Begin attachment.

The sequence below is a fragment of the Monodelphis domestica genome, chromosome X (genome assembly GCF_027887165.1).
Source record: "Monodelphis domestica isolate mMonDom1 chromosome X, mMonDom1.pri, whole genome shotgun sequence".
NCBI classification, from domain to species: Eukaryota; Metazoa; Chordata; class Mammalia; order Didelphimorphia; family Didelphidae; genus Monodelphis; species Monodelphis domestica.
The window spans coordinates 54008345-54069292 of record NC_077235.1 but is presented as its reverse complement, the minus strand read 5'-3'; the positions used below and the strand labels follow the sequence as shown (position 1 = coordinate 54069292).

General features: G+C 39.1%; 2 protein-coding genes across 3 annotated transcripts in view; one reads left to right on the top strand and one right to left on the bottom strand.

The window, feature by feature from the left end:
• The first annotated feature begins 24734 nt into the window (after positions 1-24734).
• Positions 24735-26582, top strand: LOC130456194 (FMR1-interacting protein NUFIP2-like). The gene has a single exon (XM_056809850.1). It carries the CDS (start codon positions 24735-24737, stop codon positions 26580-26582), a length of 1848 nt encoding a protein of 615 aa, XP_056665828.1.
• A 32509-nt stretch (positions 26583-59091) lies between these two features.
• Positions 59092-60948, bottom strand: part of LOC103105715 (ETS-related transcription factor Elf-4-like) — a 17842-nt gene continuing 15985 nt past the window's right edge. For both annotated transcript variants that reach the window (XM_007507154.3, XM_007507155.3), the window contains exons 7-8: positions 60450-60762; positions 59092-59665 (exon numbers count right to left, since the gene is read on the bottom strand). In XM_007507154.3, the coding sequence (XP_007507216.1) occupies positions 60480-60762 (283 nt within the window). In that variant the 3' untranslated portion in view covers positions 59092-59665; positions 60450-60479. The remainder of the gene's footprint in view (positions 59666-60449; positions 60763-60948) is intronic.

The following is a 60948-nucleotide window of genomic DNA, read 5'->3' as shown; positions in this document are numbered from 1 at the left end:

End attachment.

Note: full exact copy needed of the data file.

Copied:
The sequence below is a fragment of the Monodelphis domestica genome, chromosome X (genome assembly GCF_027887165.1).
Source record: "Monodelphis domestica isolate mMonDom1 chromosome X, mMonDom1.pri, whole genome shotgun sequence".
NCBI classification, from domain to species: Eukaryota; Metazoa; Chordata; class Mammalia; order Didelphimorphia; family Didelphidae; genus Monodelphis; species Monodelphis domestica.
The window spans coordinates 54008345-54069292 of record NC_077235.1 but is presented as its reverse complement, the minus strand read 5'-3'; the positions used below and the strand labels follow the sequence as shown (position 1 = coordinate 54069292).

General features: G+C 39.1%; 2 protein-coding genes across 3 annotated transcripts in view; one reads left to right on the top strand and one right to left on the bottom strand.

The window, feature by feature from the left end:
• The first annotated feature begins 24734 nt into the window (after positions 1-24734).
• Positions 24735-26582, top strand: LOC130456194 (FMR1-interacting protein NUFIP2-like). The gene has a single exon (XM_056809850.1). It carries the CDS (start codon positions 24735-24737, stop codon positions 26580-26582), a length of 1848 nt encoding a protein of 615 aa, XP_056665828.1.
• A 32509-nt stretch (positions 26583-59091) lies between these two features.
• Positions 59092-60948, bottom strand: part of LOC103105715 (ETS-related transcription factor Elf-4-like) — a 17842-nt gene continuing 15985 nt past the window's right edge. For both annotated transcript variants that reach the window (XM_007507154.3, XM_007507155.3), the window contains exons 7-8: positions 60450-60762; positions 59092-59665 (exon numbers count right to left, since the gene is read on the bottom strand). In XM_007507154.3, the coding sequence (XP_007507216.1) occupies positions 60480-60762 (283 nt within the window). In that variant the 3' untranslated portion in view covers positions 59092-59665; positions 60450-60479. The remainder of the gene's footprint in view (positions 59666-60449; positions 60763-60948) is intronic.

The following is a 60948-nucleotide window of genomic DNA, read 5'->3' as shown; positions in this document are numbered from 1 at the left end: